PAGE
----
Brian Joss – Getting out of debt is hard, although not impossible. But you do need a strategy.
A lot of confusion surrounds the concepts of debt review and debt consolidation. While both are classified as debt management tools which restructure your multiple debt accounts into a single, affordable repayment plan to reduce the stress of having to keep up to date with and on top of multiple debt repayments, there are some important differences to be aware of.
Debt consolidation is essentially another loan, which covers debt up to a maximum of R300,000. You need a good credit score to be eligible to apply, you have no legal protection of your assets during the repayment period, and your debt actually increases over time due to the high interest you’re paying on the loan.
Debt review, on the other hand, is a formal debt rehabilitation programme introduced by the National Credit Act (NCA) in 2007, and regulated by the National Credit Regulator (NCR). Its aim is to ensure fair practice to those consumers who are genuinely struggling to make ends meet every month due to debt. The programme covers an unlimited amount of debt, and your credit score is irrelevant – even those who have been blacklisted are eligible to apply. Anyone who has a monthly income, including rental income or a pension, which puts you in a position to make a reasonable offer to your credit providers, may apply.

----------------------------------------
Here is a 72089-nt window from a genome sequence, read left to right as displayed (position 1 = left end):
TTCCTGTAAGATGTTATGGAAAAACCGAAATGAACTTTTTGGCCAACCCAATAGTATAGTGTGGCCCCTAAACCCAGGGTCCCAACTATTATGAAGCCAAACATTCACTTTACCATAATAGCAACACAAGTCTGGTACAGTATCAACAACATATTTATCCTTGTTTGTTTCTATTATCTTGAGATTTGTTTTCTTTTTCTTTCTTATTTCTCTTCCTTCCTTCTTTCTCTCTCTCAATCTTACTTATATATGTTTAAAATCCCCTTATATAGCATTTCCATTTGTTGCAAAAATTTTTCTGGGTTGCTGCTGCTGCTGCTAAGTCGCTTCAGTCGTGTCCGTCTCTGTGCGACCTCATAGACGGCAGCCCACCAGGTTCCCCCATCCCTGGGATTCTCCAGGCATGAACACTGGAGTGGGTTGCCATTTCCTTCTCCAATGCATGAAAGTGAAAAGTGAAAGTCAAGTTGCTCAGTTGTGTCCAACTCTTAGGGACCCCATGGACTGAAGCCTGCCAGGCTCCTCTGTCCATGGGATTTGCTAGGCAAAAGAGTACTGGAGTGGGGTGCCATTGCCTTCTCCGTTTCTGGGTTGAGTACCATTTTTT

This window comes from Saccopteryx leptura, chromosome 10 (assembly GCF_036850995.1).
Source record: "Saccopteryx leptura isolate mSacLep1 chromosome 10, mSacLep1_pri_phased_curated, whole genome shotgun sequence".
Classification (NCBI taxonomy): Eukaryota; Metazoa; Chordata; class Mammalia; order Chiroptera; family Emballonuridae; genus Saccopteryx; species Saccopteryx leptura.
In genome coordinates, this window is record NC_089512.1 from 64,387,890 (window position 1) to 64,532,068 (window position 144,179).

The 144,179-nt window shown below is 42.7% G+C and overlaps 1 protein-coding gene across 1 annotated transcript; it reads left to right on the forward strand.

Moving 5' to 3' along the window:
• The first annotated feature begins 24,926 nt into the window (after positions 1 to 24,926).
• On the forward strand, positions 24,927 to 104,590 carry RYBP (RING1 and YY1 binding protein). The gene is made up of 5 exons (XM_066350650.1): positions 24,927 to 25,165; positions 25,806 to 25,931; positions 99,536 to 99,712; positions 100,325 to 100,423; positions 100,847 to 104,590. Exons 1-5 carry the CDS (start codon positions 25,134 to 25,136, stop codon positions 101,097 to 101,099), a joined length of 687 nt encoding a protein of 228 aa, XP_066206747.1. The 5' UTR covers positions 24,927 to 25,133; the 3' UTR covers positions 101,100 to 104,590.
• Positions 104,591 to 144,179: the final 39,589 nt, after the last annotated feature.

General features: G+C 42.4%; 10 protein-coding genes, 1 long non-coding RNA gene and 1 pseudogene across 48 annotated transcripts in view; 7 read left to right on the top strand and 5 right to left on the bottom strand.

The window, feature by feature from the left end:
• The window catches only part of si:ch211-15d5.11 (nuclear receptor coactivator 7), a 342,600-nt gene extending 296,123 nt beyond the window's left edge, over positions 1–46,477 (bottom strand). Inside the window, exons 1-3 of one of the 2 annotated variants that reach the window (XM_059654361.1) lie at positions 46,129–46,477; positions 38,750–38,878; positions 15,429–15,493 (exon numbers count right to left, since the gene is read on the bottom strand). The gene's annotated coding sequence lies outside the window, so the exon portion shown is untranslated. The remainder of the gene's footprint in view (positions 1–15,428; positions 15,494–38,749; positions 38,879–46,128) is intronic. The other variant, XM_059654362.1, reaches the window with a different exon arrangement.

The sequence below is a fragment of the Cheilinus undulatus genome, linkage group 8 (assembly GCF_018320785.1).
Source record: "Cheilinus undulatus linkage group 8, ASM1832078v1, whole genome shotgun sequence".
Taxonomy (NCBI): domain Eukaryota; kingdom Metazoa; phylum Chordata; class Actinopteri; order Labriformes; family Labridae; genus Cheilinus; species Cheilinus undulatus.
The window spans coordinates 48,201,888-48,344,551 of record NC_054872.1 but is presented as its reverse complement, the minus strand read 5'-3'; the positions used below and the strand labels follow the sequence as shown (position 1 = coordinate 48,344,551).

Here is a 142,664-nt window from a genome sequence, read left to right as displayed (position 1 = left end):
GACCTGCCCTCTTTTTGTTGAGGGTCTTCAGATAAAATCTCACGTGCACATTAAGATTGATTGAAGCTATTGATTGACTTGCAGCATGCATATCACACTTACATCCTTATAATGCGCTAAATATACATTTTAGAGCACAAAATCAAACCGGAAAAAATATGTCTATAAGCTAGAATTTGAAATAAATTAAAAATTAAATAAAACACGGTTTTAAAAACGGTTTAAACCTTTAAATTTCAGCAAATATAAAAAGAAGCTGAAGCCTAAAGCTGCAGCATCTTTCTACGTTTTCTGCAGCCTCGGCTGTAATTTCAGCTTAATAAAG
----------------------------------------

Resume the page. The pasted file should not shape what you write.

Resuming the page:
Apart from an application fee of R50, payable when you meet a debt counsellor and complete an application form, there are no other upfront fees. Your debt counsellor’s fees – which includes a once-off restructuring fee (R6,000) and a small monthly after-care fee (5 per cent of your monthly instalments, limited to R500), plus legal fees (not exceeding R8,000) used to enrol a matter with the magistrate to obtain either a consent order or a court order – are all included in your debt repayment plan. Your first two to three payments are collected to cover the restructuring and legal fees, and are payable when your debt review application is approved.
“There are currently over 1 500 registered debt counsellors listed on the NCR’s website: www.ncr.org.za. Like in any service industry, is advisable to do your homework on the debt counselling firm you decide to approach, before doing business with them. Generally, the bigger firms are better, as they have reputations to uphold,” concludes Ghana Msibi, WesBank Executive Head of Motor.
CAPTION: Discussing options: applying for debt review. Picture: Motorpress